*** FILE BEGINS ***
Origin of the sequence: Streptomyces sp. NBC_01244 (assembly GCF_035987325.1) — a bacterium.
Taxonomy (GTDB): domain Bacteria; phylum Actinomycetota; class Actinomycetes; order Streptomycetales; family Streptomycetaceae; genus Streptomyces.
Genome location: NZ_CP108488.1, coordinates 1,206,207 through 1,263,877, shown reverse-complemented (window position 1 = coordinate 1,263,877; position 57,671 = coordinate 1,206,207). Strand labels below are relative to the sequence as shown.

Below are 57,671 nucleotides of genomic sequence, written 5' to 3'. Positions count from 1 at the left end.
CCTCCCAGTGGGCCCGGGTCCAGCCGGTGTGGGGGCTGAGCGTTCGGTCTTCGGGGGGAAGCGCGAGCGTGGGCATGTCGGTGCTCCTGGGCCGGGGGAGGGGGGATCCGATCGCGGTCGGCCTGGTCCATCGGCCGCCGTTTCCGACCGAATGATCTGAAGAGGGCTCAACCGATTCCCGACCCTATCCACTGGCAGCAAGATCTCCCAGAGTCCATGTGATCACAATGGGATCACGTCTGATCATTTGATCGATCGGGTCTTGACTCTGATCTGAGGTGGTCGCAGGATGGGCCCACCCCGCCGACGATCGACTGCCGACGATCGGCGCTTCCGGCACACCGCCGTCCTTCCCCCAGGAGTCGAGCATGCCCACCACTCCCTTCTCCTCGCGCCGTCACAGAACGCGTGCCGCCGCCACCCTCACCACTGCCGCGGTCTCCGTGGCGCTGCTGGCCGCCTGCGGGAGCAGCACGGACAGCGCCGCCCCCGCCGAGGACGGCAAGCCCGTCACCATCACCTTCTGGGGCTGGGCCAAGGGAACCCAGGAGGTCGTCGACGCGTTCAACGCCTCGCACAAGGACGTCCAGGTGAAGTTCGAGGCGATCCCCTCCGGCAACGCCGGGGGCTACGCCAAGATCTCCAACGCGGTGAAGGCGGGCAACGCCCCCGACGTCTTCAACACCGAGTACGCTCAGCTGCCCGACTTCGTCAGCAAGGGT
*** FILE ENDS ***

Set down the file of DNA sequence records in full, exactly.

Origin of the sequence: Streptomyces sp. NBC_01244 (assembly GCF_035987325.1) — a bacterium.
Taxonomy (GTDB): domain Bacteria; phylum Actinomycetota; class Actinomycetes; order Streptomycetales; family Streptomycetaceae; genus Streptomyces.
Genome location: NZ_CP108488.1, coordinates 1,206,207 through 1,263,877, shown reverse-complemented (window position 1 = coordinate 1,263,877; position 57,671 = coordinate 1,206,207). Strand labels below are relative to the sequence as shown.

Below are 57,671 nucleotides of genomic sequence, written 5' to 3'. Positions count from 1 at the left end.
CCTCCCAGTGGGCCCGGGTCCAGCCGGTGTGGGGGCTGAGCGTTCGGTCTTCGGGGGGAAGCGCGAGCGTGGGCATGTCGGTGCTCCTGGGCCGGGGGAGGGGGGATCCGATCGCGGTCGGCCTGGTCCATCGGCCGCCGTTTCCGACCGAATGATCTGAAGAGGGCTCAACCGATTCCCGACCCTATCCACTGGCAGCAAGATCTCCCAGAGTCCATGTGATCACAATGGGATCACGTCTGATCATTTGATCGATCGGGTCTTGACTCTGATCTGAGGTGGTCGCAGGATGGGCCCACCCCGCCGACGATCGACTGCCGACGATCGGCGCTTCCGGCACACCGCCGTCCTTCCCCCAGGAGTCGAGCATGCCCACCACTCCCTTCTCCTCGCGCCGTCACAGAACGCGTGCCGCCGCCACCCTCACCACTGCCGCGGTCTCCGTGGCGCTGCTGGCCGCCTGCGGGAGCAGCACGGACAGCGCCGCCCCCGCCGAGGACGGCAAGCCCGTCACCATCACCTTCTGGGGCTGGGCCAAGGGAACCCAGGAGGTCGTCGACGCGTTCAACGCCTCGCACAAGGACGTCCAGGTGAAGTTCGAGGCGATCCCCTCCGGCAACGCCGGGGGCTACGCCAAGATCTCCAACGCGGTGAAGGCGGGCAACGCCCCCGACGTCTTCAACACCGAGTACGCTCAGCTGCCCGACTTCGTCAGCAAGGGT